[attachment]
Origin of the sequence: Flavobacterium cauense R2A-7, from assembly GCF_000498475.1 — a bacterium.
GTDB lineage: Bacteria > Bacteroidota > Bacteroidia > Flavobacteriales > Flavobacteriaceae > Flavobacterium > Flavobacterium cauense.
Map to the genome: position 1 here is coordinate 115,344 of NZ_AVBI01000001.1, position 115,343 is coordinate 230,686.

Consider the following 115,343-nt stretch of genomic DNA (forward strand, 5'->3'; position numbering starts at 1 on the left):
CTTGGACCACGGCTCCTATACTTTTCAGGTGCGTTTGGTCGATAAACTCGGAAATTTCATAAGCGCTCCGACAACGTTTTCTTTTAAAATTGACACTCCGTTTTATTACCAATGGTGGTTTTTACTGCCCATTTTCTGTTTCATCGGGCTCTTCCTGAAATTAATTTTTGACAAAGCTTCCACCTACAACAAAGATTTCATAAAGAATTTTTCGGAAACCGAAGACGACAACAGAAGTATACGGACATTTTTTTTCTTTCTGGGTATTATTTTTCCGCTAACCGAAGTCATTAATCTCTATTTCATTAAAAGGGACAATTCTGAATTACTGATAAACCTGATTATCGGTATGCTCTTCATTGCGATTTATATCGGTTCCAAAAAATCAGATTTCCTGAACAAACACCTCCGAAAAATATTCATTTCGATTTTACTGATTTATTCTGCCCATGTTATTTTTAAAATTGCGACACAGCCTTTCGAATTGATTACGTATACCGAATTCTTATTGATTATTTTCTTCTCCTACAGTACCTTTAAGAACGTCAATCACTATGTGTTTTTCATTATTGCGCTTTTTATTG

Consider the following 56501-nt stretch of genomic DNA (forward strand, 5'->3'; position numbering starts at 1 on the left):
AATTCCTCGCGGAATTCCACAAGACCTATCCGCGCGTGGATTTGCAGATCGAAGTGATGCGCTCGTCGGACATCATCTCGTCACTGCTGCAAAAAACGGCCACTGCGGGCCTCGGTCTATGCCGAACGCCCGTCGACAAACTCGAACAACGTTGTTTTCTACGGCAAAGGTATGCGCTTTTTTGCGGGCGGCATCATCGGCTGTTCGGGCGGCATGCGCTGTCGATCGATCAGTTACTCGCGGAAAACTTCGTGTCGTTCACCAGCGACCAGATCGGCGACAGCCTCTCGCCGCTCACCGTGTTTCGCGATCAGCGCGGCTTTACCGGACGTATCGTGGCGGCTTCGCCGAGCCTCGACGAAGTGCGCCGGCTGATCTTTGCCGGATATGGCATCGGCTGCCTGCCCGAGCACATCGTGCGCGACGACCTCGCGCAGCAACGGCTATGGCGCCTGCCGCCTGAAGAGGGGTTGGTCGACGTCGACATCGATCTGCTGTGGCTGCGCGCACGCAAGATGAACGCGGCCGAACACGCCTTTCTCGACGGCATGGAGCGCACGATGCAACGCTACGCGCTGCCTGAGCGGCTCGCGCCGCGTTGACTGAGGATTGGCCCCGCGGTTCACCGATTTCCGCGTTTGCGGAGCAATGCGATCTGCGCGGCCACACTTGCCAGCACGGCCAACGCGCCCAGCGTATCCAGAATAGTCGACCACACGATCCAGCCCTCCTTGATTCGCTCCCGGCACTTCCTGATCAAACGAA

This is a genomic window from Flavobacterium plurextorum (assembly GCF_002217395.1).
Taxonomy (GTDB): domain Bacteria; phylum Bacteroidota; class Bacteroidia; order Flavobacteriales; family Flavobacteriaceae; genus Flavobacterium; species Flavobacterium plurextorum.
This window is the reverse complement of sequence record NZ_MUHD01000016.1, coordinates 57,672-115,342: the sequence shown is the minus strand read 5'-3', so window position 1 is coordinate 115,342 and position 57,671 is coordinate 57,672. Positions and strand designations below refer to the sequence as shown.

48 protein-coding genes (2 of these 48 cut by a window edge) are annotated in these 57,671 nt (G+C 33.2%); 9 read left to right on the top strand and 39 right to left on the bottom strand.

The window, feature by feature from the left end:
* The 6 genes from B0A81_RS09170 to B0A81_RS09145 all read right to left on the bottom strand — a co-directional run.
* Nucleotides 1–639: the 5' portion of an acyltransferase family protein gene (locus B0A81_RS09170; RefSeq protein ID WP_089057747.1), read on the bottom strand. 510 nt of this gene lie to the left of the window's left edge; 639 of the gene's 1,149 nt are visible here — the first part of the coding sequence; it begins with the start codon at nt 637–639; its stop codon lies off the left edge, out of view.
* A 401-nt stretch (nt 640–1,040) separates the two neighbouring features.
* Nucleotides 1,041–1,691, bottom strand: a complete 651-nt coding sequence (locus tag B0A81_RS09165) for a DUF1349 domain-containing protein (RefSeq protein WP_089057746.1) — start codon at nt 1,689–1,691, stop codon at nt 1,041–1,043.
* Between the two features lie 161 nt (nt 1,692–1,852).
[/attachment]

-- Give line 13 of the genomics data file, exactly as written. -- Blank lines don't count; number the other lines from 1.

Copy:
* The 6 genes from B0A81_RS09170 to B0A81_RS09145 all read right to left on the bottom strand — a co-directional run.